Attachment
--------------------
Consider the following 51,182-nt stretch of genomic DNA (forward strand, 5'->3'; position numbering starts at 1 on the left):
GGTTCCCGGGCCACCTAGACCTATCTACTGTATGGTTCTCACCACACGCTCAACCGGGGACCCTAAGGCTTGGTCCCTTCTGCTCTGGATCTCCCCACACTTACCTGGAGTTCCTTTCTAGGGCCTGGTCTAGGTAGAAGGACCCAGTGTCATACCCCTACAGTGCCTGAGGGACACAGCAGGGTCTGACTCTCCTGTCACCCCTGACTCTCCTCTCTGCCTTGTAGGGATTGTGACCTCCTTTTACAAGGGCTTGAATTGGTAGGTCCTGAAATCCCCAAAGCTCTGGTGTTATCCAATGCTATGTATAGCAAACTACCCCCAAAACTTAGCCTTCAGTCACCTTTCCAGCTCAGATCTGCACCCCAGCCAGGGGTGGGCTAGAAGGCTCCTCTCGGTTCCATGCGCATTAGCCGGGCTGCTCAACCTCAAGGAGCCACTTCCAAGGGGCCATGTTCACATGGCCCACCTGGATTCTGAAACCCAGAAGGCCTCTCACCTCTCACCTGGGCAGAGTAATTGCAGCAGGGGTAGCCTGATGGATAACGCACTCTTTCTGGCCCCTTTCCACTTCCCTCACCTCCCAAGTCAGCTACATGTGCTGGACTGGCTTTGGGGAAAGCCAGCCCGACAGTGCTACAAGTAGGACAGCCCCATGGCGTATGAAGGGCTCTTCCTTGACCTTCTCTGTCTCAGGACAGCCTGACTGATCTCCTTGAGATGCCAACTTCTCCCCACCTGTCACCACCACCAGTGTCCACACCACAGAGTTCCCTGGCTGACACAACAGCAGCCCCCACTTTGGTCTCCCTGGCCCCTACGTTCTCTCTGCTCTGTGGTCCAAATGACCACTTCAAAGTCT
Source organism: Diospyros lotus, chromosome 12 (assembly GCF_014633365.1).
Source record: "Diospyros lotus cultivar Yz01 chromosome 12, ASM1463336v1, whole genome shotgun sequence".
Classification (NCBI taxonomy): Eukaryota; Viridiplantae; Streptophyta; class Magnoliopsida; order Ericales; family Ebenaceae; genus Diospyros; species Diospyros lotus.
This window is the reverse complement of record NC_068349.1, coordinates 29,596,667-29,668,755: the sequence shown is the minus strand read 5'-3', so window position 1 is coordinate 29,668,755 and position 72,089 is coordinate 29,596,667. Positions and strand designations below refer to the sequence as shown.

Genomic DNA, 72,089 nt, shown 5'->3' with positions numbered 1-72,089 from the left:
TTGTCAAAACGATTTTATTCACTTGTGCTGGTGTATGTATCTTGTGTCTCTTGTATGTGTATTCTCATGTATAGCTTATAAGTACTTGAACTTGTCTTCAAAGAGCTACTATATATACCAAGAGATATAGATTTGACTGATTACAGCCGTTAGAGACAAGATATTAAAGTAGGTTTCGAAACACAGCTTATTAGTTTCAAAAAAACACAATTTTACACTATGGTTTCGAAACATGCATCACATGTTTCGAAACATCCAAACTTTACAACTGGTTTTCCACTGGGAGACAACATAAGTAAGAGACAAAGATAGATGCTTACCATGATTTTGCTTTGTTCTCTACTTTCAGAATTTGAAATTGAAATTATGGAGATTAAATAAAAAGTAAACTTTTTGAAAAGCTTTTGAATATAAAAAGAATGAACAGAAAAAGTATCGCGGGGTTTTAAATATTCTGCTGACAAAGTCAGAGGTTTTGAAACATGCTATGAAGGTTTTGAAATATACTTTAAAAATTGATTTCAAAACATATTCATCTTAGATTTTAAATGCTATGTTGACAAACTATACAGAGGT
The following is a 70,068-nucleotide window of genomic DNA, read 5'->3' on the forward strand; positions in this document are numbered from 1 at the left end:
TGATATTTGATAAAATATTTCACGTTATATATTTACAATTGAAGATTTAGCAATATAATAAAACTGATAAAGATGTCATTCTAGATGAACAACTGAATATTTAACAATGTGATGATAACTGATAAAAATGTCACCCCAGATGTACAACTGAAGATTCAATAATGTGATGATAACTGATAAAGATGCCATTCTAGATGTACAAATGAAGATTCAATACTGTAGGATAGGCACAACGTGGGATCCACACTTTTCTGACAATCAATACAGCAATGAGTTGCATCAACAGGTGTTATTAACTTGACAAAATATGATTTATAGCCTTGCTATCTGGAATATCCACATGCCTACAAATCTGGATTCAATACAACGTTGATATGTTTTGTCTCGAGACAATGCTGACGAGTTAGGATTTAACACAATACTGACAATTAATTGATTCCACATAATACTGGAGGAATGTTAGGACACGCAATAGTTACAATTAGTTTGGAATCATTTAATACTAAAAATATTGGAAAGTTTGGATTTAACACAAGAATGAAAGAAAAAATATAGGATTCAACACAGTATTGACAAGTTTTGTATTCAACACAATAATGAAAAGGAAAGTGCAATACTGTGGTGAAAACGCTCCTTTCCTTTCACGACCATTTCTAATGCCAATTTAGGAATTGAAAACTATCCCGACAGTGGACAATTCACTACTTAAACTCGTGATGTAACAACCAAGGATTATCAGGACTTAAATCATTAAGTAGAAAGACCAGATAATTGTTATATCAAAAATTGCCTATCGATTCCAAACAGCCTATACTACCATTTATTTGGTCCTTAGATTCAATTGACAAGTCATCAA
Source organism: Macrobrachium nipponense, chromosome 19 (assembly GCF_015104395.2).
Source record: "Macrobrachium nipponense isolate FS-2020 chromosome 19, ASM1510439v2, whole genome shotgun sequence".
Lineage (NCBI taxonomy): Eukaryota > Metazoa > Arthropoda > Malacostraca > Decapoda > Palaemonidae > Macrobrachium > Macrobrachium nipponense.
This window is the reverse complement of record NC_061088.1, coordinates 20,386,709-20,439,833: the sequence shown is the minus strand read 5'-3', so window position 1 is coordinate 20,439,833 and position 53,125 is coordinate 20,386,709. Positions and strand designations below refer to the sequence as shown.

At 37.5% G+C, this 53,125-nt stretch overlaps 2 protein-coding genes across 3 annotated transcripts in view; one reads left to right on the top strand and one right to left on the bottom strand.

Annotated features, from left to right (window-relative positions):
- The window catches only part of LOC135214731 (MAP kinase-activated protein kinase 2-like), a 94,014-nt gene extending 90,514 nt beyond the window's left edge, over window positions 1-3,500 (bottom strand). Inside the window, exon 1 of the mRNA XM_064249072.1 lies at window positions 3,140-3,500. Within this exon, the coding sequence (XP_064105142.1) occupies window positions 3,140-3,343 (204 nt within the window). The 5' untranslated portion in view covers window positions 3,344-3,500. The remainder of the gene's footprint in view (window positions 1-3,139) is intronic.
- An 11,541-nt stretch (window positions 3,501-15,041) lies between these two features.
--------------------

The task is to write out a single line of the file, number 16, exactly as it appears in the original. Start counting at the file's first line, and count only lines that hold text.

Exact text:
Annotated features, from left to right (window-relative positions):